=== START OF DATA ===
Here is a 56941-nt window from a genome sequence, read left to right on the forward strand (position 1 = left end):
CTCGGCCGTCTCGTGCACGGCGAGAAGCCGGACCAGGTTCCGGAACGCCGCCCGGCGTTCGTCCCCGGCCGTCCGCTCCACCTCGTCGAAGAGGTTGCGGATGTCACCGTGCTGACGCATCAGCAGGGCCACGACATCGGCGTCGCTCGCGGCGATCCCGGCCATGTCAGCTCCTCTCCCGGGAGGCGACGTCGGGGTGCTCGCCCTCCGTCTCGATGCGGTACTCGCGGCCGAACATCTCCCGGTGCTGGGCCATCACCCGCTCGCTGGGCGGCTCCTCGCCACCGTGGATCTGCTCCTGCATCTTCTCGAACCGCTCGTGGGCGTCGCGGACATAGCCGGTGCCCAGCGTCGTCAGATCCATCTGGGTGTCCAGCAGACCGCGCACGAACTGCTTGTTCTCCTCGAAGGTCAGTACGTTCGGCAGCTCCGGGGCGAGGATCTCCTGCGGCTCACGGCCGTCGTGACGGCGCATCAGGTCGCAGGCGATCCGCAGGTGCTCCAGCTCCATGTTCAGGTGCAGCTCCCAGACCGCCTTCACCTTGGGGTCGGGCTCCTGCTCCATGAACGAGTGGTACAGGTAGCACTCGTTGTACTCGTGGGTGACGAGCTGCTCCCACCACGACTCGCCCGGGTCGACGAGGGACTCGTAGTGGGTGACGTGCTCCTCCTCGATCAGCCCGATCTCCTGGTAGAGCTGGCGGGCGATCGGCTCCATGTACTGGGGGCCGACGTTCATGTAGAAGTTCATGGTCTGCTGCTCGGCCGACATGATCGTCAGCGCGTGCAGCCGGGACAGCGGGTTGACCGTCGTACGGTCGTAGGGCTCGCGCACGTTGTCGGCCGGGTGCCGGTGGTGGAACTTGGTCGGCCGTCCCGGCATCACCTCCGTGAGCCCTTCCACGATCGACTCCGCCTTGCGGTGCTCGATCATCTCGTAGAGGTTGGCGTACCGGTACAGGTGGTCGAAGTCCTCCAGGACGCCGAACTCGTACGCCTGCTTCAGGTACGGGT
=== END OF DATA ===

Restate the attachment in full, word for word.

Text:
Here is a 56941-nt window from a genome sequence, read left to right on the forward strand (position 1 = left end):
CTCGGCCGTCTCGTGCACGGCGAGAAGCCGGACCAGGTTCCGGAACGCCGCCCGGCGTTCGTCCCCGGCCGTCCGCTCCACCTCGTCGAAGAGGTTGCGGATGTCACCGTGCTGACGCATCAGCAGGGCCACGACATCGGCGTCGCTCGCGGCGATCCCGGCCATGTCAGCTCCTCTCCCGGGAGGCGACGTCGGGGTGCTCGCCCTCCGTCTCGATGCGGTACTCGCGGCCGAACATCTCCCGGTGCTGGGCCATCACCCGCTCGCTGGGCGGCTCCTCGCCACCGTGGATCTGCTCCTGCATCTTCTCGAACCGCTCGTGGGCGTCGCGGACATAGCCGGTGCCCAGCGTCGTCAGATCCATCTGGGTGTCCAGCAGACCGCGCACGAACTGCTTGTTCTCCTCGAAGGTCAGTACGTTCGGCAGCTCCGGGGCGAGGATCTCCTGCGGCTCACGGCCGTCGTGACGGCGCATCAGGTCGCAGGCGATCCGCAGGTGCTCCAGCTCCATGTTCAGGTGCAGCTCCCAGACCGCCTTCACCTTGGGGTCGGGCTCCTGCTCCATGAACGAGTGGTACAGGTAGCACTCGTTGTACTCGTGGGTGACGAGCTGCTCCCACCACGACTCGCCCGGGTCGACGAGGGACTCGTAGTGGGTGACGTGCTCCTCCTCGATCAGCCCGATCTCCTGGTAGAGCTGGCGGGCGATCGGCTCCATGTACTGGGGGCCGACGTTCATGTAGAAGTTCATGGTCTGCTGCTCGGCCGACATGATCGTCAGCGCGTGCAGCCGGGACAGCGGGTTGACCGTCGTACGGTCGTAGGGCTCGCGCACGTTGTCGGCCGGGTGCCGGTGGTGGAACTTGGTCGGCCGTCCCGGCATCACCTCCGTGAGCCCTTCCACGATCGACTCCGCCTTGCGGTGCTCGATCATCTCGTAGAGGTTGGCGTACCGGTACAGGTGGTCGAAGTCCTCCAGGACGCCGAACTCGTACGCCTGCTTCAGGTACGGGT